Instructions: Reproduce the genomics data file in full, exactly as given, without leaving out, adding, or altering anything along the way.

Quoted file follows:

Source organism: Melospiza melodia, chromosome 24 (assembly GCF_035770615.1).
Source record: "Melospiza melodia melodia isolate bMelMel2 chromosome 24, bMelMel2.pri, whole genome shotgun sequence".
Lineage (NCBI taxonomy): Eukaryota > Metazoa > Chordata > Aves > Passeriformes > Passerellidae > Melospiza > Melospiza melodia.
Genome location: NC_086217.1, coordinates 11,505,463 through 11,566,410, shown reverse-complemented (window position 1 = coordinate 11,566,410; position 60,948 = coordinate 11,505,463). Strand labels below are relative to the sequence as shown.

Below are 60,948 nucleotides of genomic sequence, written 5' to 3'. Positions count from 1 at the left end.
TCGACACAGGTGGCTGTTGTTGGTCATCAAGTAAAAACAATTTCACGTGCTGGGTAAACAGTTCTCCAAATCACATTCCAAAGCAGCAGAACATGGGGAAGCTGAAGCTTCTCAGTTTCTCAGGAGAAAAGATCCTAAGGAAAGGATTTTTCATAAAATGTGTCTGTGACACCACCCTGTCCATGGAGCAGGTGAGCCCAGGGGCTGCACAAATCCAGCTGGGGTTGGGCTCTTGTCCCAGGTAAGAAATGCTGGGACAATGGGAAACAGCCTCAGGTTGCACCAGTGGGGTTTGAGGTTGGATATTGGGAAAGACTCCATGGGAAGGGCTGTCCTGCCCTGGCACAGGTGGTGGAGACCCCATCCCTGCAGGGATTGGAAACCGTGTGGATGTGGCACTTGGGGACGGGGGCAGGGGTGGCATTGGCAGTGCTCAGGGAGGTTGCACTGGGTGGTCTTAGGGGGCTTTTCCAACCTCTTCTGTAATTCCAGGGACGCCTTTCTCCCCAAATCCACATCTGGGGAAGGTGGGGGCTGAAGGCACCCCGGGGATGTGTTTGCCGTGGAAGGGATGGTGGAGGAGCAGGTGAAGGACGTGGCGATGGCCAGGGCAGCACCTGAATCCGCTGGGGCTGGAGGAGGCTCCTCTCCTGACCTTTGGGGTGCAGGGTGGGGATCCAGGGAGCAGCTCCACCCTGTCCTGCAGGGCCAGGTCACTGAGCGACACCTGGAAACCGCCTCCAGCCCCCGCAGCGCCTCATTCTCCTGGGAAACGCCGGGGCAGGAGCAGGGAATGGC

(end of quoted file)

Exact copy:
Source organism: Melospiza melodia, chromosome 24 (assembly GCF_035770615.1).
Source record: "Melospiza melodia melodia isolate bMelMel2 chromosome 24, bMelMel2.pri, whole genome shotgun sequence".
Lineage (NCBI taxonomy): Eukaryota > Metazoa > Chordata > Aves > Passeriformes > Passerellidae > Melospiza > Melospiza melodia.
Genome location: NC_086217.1, coordinates 11,505,463 through 11,566,410, shown reverse-complemented (window position 1 = coordinate 11,566,410; position 60,948 = coordinate 11,505,463). Strand labels below are relative to the sequence as shown.

Below are 60,948 nucleotides of genomic sequence, written 5' to 3'. Positions count from 1 at the left end.
TCGACACAGGTGGCTGTTGTTGGTCATCAAGTAAAAACAATTTCACGTGCTGGGTAAACAGTTCTCCAAATCACATTCCAAAGCAGCAGAACATGGGGAAGCTGAAGCTTCTCAGTTTCTCAGGAGAAAAGATCCTAAGGAAAGGATTTTTCATAAAATGTGTCTGTGACACCACCCTGTCCATGGAGCAGGTGAGCCCAGGGGCTGCACAAATCCAGCTGGGGTTGGGCTCTTGTCCCAGGTAAGAAATGCTGGGACAATGGGAAACAGCCTCAGGTTGCACCAGTGGGGTTTGAGGTTGGATATTGGGAAAGACTCCATGGGAAGGGCTGTCCTGCCCTGGCACAGGTGGTGGAGACCCCATCCCTGCAGGGATTGGAAACCGTGTGGATGTGGCACTTGGGGACGGGGGCAGGGGTGGCATTGGCAGTGCTCAGGGAGGTTGCACTGGGTGGTCTTAGGGGGCTTTTCCAACCTCTTCTGTAATTCCAGGGACGCCTTTCTCCCCAAATCCACATCTGGGGAAGGTGGGGGCTGAAGGCACCCCGGGGATGTGTTTGCCGTGGAAGGGATGGTGGAGGAGCAGGTGAAGGACGTGGCGATGGCCAGGGCAGCACCTGAATCCGCTGGGGCTGGAGGAGGCTCCTCTCCTGACCTTTGGGGTGCAGGGTGGGGATCCAGGGAGCAGCTCCACCCTGTCCTGCAGGGCCAGGTCACTGAGCGACACCTGGAAACCGCCTCCAGCCCCCGCAGCGCCTCATTCTCCTGGGAAACGCCGGGGCAGGAGCAGGGAATGGC